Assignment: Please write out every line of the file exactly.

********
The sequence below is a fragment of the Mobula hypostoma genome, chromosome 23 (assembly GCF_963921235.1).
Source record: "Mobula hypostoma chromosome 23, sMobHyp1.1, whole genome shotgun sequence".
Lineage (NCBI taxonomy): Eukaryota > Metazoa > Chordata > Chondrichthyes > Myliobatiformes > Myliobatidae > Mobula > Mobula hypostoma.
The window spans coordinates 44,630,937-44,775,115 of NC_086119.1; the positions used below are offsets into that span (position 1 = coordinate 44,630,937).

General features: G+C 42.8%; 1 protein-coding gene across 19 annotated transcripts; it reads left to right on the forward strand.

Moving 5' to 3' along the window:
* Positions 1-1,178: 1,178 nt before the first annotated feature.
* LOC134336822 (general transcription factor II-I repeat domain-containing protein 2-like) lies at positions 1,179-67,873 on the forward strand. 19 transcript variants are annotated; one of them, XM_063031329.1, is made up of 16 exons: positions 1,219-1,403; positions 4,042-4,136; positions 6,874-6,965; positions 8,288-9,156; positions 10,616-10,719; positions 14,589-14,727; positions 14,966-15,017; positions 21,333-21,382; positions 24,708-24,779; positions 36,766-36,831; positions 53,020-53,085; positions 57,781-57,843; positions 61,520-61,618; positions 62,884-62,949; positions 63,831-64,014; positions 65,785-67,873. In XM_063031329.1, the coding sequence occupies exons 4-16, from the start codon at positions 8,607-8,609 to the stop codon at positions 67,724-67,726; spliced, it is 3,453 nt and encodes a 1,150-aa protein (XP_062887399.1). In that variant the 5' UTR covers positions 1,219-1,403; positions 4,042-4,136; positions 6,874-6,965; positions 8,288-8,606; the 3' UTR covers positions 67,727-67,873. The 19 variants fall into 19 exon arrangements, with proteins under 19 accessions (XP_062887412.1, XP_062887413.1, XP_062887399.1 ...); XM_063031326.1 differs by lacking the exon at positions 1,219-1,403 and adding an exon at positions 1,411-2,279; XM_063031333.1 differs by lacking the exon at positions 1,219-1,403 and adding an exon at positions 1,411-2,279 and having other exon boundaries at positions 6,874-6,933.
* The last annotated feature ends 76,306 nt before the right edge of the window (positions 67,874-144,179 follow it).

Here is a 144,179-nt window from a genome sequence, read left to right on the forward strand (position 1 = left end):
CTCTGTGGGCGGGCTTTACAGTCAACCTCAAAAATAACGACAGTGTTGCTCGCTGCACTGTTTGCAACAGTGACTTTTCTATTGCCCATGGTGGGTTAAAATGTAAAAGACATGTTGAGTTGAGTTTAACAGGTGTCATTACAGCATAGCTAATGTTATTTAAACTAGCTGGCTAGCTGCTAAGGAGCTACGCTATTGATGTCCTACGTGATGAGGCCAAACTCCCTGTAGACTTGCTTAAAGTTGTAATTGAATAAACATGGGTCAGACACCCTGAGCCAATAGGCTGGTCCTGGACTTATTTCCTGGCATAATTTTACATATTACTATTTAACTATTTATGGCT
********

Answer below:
The sequence below is a fragment of the Mobula hypostoma genome, chromosome 23 (assembly GCF_963921235.1).
Source record: "Mobula hypostoma chromosome 23, sMobHyp1.1, whole genome shotgun sequence".
Lineage (NCBI taxonomy): Eukaryota > Metazoa > Chordata > Chondrichthyes > Myliobatiformes > Myliobatidae > Mobula > Mobula hypostoma.
The window spans coordinates 44,630,937-44,775,115 of NC_086119.1; the positions used below are offsets into that span (position 1 = coordinate 44,630,937).

General features: G+C 42.8%; 1 protein-coding gene across 19 annotated transcripts; it reads left to right on the forward strand.

Moving 5' to 3' along the window:
* Positions 1-1,178: 1,178 nt before the first annotated feature.
* LOC134336822 (general transcription factor II-I repeat domain-containing protein 2-like) lies at positions 1,179-67,873 on the forward strand. 19 transcript variants are annotated; one of them, XM_063031329.1, is made up of 16 exons: positions 1,219-1,403; positions 4,042-4,136; positions 6,874-6,965; positions 8,288-9,156; positions 10,616-10,719; positions 14,589-14,727; positions 14,966-15,017; positions 21,333-21,382; positions 24,708-24,779; positions 36,766-36,831; positions 53,020-53,085; positions 57,781-57,843; positions 61,520-61,618; positions 62,884-62,949; positions 63,831-64,014; positions 65,785-67,873. In XM_063031329.1, the coding sequence occupies exons 4-16, from the start codon at positions 8,607-8,609 to the stop codon at positions 67,724-67,726; spliced, it is 3,453 nt and encodes a 1,150-aa protein (XP_062887399.1). In that variant the 5' UTR covers positions 1,219-1,403; positions 4,042-4,136; positions 6,874-6,965; positions 8,288-8,606; the 3' UTR covers positions 67,727-67,873. The 19 variants fall into 19 exon arrangements, with proteins under 19 accessions (XP_062887412.1, XP_062887413.1, XP_062887399.1 ...); XM_063031326.1 differs by lacking the exon at positions 1,219-1,403 and adding an exon at positions 1,411-2,279; XM_063031333.1 differs by lacking the exon at positions 1,219-1,403 and adding an exon at positions 1,411-2,279 and having other exon boundaries at positions 6,874-6,933.
* The last annotated feature ends 76,306 nt before the right edge of the window (positions 67,874-144,179 follow it).

Here is a 144,179-nt window from a genome sequence, read left to right on the forward strand (position 1 = left end):
CTCTGTGGGCGGGCTTTACAGTCAACCTCAAAAATAACGACAGTGTTGCTCGCTGCACTGTTTGCAACAGTGACTTTTCTATTGCCCATGGTGGGTTAAAATGTAAAAGACATGTTGAGTTGAGTTTAACAGGTGTCATTACAGCATAGCTAATGTTATTTAAACTAGCTGGCTAGCTGCTAAGGAGCTACGCTATTGATGTCCTACGTGATGAGGCCAAACTCCCTGTAGACTTGCTTAAAGTTGTAATTGAATAAACATGGGTCAGACACCCTGAGCCAATAGGCTGGTCCTGGACTTATTTCCTGGCATAATTTTACATATTACTATTTAACTATTTATGGCT